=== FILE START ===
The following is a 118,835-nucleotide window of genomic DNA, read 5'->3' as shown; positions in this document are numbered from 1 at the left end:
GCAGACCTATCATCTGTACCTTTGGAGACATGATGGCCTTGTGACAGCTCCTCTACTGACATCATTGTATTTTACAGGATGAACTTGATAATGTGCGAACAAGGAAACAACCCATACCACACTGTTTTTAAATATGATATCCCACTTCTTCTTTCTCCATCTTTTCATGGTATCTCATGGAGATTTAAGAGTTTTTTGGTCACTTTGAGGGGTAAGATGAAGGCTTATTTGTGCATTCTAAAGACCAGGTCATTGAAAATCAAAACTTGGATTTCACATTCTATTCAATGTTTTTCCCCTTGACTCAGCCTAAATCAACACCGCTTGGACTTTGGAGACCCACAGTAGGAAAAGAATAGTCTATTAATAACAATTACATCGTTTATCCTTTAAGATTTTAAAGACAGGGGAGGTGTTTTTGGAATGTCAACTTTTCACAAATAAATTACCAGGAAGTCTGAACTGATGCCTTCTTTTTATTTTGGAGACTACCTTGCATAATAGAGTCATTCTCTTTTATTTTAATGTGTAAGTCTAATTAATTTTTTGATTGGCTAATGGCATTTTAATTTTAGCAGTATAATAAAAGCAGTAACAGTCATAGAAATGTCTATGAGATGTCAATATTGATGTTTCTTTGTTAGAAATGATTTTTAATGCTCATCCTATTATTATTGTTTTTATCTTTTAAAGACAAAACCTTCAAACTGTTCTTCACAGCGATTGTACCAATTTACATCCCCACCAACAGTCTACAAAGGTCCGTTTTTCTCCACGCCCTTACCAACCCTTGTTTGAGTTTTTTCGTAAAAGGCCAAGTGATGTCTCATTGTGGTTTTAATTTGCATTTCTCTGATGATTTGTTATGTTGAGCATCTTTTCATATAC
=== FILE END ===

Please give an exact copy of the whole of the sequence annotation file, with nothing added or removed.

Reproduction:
The following is a 118,835-nucleotide window of genomic DNA, read 5'->3' as shown; positions in this document are numbered from 1 at the left end:
GCAGACCTATCATCTGTACCTTTGGAGACATGATGGCCTTGTGACAGCTCCTCTACTGACATCATTGTATTTTACAGGATGAACTTGATAATGTGCGAACAAGGAAACAACCCATACCACACTGTTTTTAAATATGATATCCCACTTCTTCTTTCTCCATCTTTTCATGGTATCTCATGGAGATTTAAGAGTTTTTTGGTCACTTTGAGGGGTAAGATGAAGGCTTATTTGTGCATTCTAAAGACCAGGTCATTGAAAATCAAAACTTGGATTTCACATTCTATTCAATGTTTTTCCCCTTGACTCAGCCTAAATCAACACCGCTTGGACTTTGGAGACCCACAGTAGGAAAAGAATAGTCTATTAATAACAATTACATCGTTTATCCTTTAAGATTTTAAAGACAGGGGAGGTGTTTTTGGAATGTCAACTTTTCACAAATAAATTACCAGGAAGTCTGAACTGATGCCTTCTTTTTATTTTGGAGACTACCTTGCATAATAGAGTCATTCTCTTTTATTTTAATGTGTAAGTCTAATTAATTTTTTGATTGGCTAATGGCATTTTAATTTTAGCAGTATAATAAAAGCAGTAACAGTCATAGAAATGTCTATGAGATGTCAATATTGATGTTTCTTTGTTAGAAATGATTTTTAATGCTCATCCTATTATTATTGTTTTTATCTTTTAAAGACAAAACCTTCAAACTGTTCTTCACAGCGATTGTACCAATTTACATCCCCACCAACAGTCTACAAAGGTCCGTTTTTCTCCACGCCCTTACCAACCCTTGTTTGAGTTTTTTCGTAAAAGGCCAAGTGATGTCTCATTGTGGTTTTAATTTGCATTTCTCTGATGATTTGTTATGTTGAGCATCTTTTCATATAC